A native of a village in upstate New York turns in a strange and riveting story of anti-Semitism in an era not far removed from our own.
On Sept. 22, 1928, a 4-year-old girl disappeared into the woods outside Massena, New York. Within hours, writes Berenson (History/New York Univ.; Europe in the Modern World: A New Narrative History Since 1500, 2016, etc.), hundreds of people had assembled to search for her. “Several hours into the search,” he writes, “someone—it’s unclear who—floated the idea that Barbara had been kidnapped and killed by the Jews.” That accusation quickly took root even if Jews were well known as residents in “an ethnically and religiously diverse population” that had once been almost all white and Protestant in the agricultural era but, once industry arrived, introduced an immigrant population, most from neighboring Canada but many from Eastern Europe and Italy. Berenson’s grandfather, a chemical engineer from Boston, was a newcomer as well to a town with 20 Jewish families who “suddenly found themselves transported back to the Old World of anti-Jewish hostility from which they fled.” When it developed that the “blood libel,” the charge that Jews killed Christian children for blood to use in religious rituals, had not been fulfilled and the girl was safe, things slowly returned to something approaching normality—save that there are now only 10 Jews in Massena, and its small synagogue closed in 2012 even as the town has sunk into poverty. In this fluent account, Berenson explores the effect of the incident, the blood libel charge having been common in Europe but altogether rare in the U.S. even in those days of rising fascism. Moreover, he examines the history of blood libel, tracing it to medieval England, which was long used to excuse pogroms and other persecution in an ugly history that culminated in the Holocaust.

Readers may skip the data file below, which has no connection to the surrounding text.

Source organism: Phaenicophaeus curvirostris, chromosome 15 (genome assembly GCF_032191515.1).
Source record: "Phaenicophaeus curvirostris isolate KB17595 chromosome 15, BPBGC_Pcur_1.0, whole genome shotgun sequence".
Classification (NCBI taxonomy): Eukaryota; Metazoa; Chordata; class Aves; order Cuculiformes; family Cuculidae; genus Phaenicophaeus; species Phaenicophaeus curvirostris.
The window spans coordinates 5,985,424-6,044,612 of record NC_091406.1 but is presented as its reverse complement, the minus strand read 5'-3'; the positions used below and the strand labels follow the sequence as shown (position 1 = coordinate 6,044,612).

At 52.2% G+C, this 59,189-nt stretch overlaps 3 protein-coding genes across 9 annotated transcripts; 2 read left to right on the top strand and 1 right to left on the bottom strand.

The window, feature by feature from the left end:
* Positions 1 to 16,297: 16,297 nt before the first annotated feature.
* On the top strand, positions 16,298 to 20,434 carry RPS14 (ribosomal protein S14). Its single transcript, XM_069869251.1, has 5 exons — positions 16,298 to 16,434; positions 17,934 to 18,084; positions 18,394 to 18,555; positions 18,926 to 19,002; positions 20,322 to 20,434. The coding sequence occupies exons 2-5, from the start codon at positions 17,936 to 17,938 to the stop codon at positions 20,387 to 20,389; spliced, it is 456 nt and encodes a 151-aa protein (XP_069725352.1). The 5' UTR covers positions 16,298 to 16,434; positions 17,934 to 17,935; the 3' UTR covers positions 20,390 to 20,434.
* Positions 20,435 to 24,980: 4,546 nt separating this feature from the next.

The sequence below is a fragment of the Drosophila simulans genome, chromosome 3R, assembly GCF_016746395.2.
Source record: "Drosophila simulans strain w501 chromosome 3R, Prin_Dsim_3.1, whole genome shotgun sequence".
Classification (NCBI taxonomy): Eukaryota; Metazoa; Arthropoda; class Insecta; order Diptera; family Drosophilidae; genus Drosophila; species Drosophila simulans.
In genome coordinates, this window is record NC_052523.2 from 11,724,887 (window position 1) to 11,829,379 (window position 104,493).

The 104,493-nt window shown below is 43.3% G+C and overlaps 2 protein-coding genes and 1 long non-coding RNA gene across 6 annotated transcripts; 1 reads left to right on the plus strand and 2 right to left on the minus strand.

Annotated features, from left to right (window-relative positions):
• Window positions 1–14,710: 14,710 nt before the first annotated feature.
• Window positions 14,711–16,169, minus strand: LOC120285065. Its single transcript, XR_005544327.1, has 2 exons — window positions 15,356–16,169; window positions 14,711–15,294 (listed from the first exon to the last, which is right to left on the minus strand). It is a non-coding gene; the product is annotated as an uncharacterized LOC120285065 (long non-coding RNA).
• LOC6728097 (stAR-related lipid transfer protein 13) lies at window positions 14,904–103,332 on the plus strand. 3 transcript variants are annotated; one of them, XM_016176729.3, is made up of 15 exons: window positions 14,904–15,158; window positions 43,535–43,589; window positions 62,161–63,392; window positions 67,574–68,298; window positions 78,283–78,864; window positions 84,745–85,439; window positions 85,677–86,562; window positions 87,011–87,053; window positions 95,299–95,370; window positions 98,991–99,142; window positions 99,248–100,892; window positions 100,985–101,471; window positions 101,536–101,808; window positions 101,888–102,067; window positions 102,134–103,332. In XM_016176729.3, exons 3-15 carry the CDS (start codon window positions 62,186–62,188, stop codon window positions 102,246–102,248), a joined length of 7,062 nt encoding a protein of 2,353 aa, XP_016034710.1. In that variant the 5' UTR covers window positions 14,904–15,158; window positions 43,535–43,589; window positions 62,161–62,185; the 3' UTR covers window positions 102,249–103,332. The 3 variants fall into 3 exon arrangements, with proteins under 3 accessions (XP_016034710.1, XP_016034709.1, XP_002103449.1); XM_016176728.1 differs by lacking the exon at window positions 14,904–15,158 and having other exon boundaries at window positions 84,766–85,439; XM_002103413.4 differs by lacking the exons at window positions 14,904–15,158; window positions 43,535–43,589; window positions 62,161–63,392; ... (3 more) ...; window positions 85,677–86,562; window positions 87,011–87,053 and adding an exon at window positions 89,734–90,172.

An excellent work of scholarly detection, especially timely in an age when the immigrant “other” is under constant suspicion.